Music, literature and the arts are for many people indispensable companions through times of great sorrow. As the nation tries to come to terms with the horror that befell Newtown, Conn., our critics — Ron Charles, Ann Hornaday, Sarah Kaufman, Philip Kennicott, Peter Marks, Anne Midgette, and Chris Richards — took a moment to meditate on the role of the arts in coping with grief. Here, they share works that have resonated with them in such times.
Sarah Kaufman, dance critic
A tight-knit community in mourning over the loss of its children: This is the subject of Antony Tudor’s transcendent ballet masterpiece “Dark Elegies,” unveiled in 1937 and accompanied by Mahler’s “Kindertotenlieder” (“Songs on the Death of Children”). I can think of no better work of art to take us into the depths, and out of them. Bone-deep agony, rage and a struggle to survive erupt in brief, pungent bursts, and then Tudor offers a reason to go on: simply to fill out the circle, and take one’s place among the living.
Anne Midgette, chief classical music critic
In times of tragedy, classical music comes into its own: Barber’s Adagio for Strings or the Brahms Requiem are widespread cultural signifiers of mourning. After 9-11, I remember the ache of the soprano solo in the Brahms, soaring up innocently singing of future comfort. But music for private mourning is a highly individual thing: some turn to thundering apocalyptic statements, some want quiet radiant innocence. I might put on Schubert’s Mass in E-flat this week, which has elements of both, melded with sheer beauty.
Peter Marks, theater critic
The theater’s wisest human, Shakespeare, is my go-to source of consolation. And it’s “The Winter’s Tale” that I’m often drawn to at times like these. Because it’s just about the most beautiful play ever written about reconciliation and forgiveness. A father’s blind self-regard leads to the death of his grieving wife — a fatal weakness magically redeemed after he learns tolerance and magnanimity.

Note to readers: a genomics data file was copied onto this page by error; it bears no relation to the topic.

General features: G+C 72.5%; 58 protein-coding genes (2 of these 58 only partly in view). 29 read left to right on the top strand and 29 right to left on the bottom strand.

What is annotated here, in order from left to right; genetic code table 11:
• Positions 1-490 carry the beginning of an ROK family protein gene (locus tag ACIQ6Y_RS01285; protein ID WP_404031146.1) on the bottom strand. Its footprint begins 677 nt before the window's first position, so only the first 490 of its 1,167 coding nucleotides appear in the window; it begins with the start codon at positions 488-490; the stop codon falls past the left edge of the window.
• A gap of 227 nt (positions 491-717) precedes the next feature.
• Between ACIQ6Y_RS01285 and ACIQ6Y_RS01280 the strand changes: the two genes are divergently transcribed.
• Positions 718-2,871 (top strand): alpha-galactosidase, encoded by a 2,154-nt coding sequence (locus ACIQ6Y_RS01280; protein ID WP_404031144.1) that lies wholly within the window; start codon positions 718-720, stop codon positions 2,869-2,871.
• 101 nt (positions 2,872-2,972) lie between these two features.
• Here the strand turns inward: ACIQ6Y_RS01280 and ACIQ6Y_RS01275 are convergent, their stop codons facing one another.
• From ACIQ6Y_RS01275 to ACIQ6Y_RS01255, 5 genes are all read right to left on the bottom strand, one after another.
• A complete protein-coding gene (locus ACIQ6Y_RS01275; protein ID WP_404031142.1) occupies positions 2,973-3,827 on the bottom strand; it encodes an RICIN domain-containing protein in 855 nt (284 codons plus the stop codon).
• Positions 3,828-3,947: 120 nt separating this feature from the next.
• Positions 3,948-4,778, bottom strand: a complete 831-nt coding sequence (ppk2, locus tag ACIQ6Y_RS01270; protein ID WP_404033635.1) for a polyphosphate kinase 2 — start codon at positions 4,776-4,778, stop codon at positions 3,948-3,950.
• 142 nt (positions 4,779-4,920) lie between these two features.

Chris Richards, pop music critic
When tragedies transcend words, I often turn to a piece of music that uses only three. The titular refrain of John Coltrane’s “A Love Supreme” is a mantra in service of the highest and most healing of human emotions. But over this grim weekend, I also found myself reflexively cuing up records by the Clash, Public Enemy and Fugazi — loud, defiant albums conceived by protest artists who weren’t interested in starting conversation so much as demanding it. It’s time for our country to demand a conversation about gun control.
Philip Kennicott, art and architecture critic
I think seeking consolation during a tragedy that hasn’t directly affected you is histrionic, and a bad form of sentimentality, and it distracts from urgent and obvious feelings of anger and political determination. Rather than seek solace, we should work to change the society in ways that will help prevent this kind of mayhem. But if one needs some form of distraction, then anything that is dense and polyphonic, because this kind of music reminds us that we can fashion the world in new and better ways, that we aren’t powerless and at the mercy of a flawed society. Perhaps Bach’s Mass in B Minor.
Ann Hornaday, chief film critic
For families in search of the cinema of reassurance, it’s tempting to find your softest blanket and head straight for Pixar. Or for grown-ups, the transcendent humanism of a drama like “You Can Count on Me” or “Of Gods and Men.” This particular moment, however, inspires not just grief but outrage. “Finding Nemo,” then “Bowling for Columbine.” Take comfort, but take action, too.
Ron Charles, book critic
We usually think of Walt Whitman as the great champion of himself, sounding his “barbaric yawp over the roofs of the world,” but he also wrote our nation’s most moving elegy. “When Lilacs Last in the Dooryard Bloom’d” was composed during that horrible shock that followed the assassination of Abraham Lincoln. Slow and lovely and steeped in sorrow, these lines still give shape to a whole nation’s unspeakable grief and offer the promise of solace, eventually.